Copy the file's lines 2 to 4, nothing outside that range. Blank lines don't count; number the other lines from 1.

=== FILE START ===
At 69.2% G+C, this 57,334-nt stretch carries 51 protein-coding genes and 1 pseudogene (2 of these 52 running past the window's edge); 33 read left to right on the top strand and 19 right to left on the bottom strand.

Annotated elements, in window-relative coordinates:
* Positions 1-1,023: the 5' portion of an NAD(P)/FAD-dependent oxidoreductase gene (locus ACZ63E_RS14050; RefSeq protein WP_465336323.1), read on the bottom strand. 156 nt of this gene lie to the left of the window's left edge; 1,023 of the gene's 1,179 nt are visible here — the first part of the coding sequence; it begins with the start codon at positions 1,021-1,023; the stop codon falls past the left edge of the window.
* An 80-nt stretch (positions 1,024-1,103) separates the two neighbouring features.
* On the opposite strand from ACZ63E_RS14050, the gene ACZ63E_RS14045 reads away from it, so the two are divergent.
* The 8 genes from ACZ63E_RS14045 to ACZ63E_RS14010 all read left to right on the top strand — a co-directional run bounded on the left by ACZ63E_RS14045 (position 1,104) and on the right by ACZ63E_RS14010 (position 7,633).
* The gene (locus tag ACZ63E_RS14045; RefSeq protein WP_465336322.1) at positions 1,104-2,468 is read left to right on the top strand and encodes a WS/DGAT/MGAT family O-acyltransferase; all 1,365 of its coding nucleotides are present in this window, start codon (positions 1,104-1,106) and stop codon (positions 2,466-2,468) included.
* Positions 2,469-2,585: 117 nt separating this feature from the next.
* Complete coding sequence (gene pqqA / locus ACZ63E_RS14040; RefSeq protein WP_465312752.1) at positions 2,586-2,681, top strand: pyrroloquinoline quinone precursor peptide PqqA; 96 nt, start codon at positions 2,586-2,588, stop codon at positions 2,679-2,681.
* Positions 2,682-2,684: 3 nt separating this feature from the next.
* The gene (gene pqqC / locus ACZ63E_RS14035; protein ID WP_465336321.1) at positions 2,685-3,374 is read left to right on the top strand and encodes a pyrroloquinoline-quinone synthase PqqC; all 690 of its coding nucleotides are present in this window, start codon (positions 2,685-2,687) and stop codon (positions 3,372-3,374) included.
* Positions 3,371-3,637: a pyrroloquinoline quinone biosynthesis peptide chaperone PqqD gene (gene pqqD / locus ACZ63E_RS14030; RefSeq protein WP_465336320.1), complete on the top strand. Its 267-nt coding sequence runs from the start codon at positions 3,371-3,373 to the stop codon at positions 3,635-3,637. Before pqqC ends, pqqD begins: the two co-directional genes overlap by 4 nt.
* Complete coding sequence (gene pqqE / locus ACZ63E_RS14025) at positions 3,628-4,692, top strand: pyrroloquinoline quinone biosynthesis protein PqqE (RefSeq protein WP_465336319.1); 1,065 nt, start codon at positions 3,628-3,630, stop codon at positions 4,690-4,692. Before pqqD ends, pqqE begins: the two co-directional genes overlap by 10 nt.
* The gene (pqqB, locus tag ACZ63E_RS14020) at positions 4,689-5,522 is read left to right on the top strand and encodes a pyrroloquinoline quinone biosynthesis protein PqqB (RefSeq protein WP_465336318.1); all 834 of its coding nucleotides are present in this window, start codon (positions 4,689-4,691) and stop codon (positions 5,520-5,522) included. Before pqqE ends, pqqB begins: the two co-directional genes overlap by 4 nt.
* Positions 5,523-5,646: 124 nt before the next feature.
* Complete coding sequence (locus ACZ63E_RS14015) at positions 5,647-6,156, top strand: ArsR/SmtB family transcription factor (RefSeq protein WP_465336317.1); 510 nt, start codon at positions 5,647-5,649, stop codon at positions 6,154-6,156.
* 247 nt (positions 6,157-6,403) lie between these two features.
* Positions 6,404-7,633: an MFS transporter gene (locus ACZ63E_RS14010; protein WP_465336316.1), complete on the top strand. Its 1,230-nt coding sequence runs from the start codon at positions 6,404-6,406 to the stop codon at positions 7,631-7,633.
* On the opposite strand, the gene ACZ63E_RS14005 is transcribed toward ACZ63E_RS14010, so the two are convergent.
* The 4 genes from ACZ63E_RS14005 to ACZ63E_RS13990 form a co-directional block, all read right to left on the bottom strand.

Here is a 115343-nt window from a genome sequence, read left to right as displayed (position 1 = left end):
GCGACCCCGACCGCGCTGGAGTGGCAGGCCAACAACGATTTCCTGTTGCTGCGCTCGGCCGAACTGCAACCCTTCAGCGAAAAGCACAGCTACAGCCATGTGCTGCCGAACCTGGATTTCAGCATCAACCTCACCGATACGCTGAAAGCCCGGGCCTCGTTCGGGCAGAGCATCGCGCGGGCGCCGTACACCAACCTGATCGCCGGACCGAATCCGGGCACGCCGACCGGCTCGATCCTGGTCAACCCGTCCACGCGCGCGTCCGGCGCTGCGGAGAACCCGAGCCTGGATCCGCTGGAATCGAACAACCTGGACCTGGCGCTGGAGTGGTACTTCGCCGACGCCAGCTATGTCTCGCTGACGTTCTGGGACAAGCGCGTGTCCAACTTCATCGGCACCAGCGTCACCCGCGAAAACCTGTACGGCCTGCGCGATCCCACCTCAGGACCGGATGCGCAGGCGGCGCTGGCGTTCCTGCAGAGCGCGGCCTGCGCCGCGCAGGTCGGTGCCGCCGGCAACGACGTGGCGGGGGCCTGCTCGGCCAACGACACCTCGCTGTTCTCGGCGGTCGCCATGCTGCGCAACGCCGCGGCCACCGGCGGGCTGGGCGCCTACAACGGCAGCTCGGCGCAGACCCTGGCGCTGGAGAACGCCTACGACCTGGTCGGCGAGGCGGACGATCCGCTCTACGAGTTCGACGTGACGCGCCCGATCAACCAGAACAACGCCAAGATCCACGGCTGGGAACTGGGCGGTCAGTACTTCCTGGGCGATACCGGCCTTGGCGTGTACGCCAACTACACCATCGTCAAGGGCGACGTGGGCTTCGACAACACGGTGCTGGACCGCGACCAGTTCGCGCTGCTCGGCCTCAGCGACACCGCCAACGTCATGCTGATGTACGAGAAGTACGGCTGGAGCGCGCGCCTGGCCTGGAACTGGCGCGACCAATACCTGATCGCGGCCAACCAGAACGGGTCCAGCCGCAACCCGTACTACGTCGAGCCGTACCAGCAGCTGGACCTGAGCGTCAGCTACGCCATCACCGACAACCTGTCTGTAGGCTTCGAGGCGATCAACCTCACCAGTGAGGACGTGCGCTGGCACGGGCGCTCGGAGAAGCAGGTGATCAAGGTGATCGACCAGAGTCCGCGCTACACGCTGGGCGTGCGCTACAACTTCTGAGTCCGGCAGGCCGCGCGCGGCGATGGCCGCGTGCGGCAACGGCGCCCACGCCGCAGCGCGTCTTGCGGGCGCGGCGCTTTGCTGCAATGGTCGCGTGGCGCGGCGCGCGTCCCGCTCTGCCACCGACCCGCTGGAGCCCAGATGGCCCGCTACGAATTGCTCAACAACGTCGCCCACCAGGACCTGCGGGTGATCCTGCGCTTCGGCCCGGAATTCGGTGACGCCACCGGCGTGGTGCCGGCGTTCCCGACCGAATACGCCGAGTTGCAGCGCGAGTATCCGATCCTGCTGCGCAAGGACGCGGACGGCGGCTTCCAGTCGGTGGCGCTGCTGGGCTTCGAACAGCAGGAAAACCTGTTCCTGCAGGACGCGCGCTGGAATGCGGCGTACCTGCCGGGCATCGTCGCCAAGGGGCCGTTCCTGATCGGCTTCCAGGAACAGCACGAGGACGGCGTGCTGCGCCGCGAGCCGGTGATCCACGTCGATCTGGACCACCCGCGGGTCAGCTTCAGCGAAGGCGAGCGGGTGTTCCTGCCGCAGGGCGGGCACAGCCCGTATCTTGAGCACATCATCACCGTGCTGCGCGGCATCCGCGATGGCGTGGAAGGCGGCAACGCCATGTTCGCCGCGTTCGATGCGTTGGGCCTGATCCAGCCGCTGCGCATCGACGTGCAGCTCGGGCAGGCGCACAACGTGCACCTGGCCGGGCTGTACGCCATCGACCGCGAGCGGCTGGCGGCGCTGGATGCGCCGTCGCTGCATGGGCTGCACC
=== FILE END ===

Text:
Annotated elements, in window-relative coordinates:
* Positions 1-1,023: the 5' portion of an NAD(P)/FAD-dependent oxidoreductase gene (locus ACZ63E_RS14050; RefSeq protein WP_465336323.1), read on the bottom strand. 156 nt of this gene lie to the left of the window's left edge; 1,023 of the gene's 1,179 nt are visible here — the first part of the coding sequence; it begins with the start codon at positions 1,021-1,023; the stop codon falls past the left edge of the window.
* An 80-nt stretch (positions 1,024-1,103) separates the two neighbouring features.